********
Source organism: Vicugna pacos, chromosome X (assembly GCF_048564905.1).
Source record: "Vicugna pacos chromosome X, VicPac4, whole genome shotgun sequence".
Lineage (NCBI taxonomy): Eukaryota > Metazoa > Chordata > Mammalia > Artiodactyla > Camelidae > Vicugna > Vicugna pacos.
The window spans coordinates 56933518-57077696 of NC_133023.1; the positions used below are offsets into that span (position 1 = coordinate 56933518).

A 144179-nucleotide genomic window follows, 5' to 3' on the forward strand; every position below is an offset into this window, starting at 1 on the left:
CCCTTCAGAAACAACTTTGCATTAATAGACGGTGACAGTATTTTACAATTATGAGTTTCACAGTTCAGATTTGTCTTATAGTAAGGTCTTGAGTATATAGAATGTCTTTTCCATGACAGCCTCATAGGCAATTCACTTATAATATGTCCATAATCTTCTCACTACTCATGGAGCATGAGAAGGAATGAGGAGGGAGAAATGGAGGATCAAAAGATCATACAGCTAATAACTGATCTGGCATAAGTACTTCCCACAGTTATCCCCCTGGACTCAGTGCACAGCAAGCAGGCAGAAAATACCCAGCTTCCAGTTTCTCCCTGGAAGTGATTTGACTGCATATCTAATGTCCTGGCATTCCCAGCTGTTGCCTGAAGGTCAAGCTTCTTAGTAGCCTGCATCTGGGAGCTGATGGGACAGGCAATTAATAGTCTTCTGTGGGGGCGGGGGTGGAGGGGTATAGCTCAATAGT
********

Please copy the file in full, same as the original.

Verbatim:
Source organism: Vicugna pacos, chromosome X (assembly GCF_048564905.1).
Source record: "Vicugna pacos chromosome X, VicPac4, whole genome shotgun sequence".
Lineage (NCBI taxonomy): Eukaryota > Metazoa > Chordata > Mammalia > Artiodactyla > Camelidae > Vicugna > Vicugna pacos.
The window spans coordinates 56933518-57077696 of NC_133023.1; the positions used below are offsets into that span (position 1 = coordinate 56933518).

A 144179-nucleotide genomic window follows, 5' to 3' on the forward strand; every position below is an offset into this window, starting at 1 on the left:
CCCTTCAGAAACAACTTTGCATTAATAGACGGTGACAGTATTTTACAATTATGAGTTTCACAGTTCAGATTTGTCTTATAGTAAGGTCTTGAGTATATAGAATGTCTTTTCCATGACAGCCTCATAGGCAATTCACTTATAATATGTCCATAATCTTCTCACTACTCATGGAGCATGAGAAGGAATGAGGAGGGAGAAATGGAGGATCAAAAGATCATACAGCTAATAACTGATCTGGCATAAGTACTTCCCACAGTTATCCCCCTGGACTCAGTGCACAGCAAGCAGGCAGAAAATACCCAGCTTCCAGTTTCTCCCTGGAAGTGATTTGACTGCATATCTAATGTCCTGGCATTCCCAGCTGTTGCCTGAAGGTCAAGCTTCTTAGTAGCCTGCATCTGGGAGCTGATGGGACAGGCAATTAATAGTCTTCTGTGGGGGCGGGGGTGGAGGGGTATAGCTCAATAGT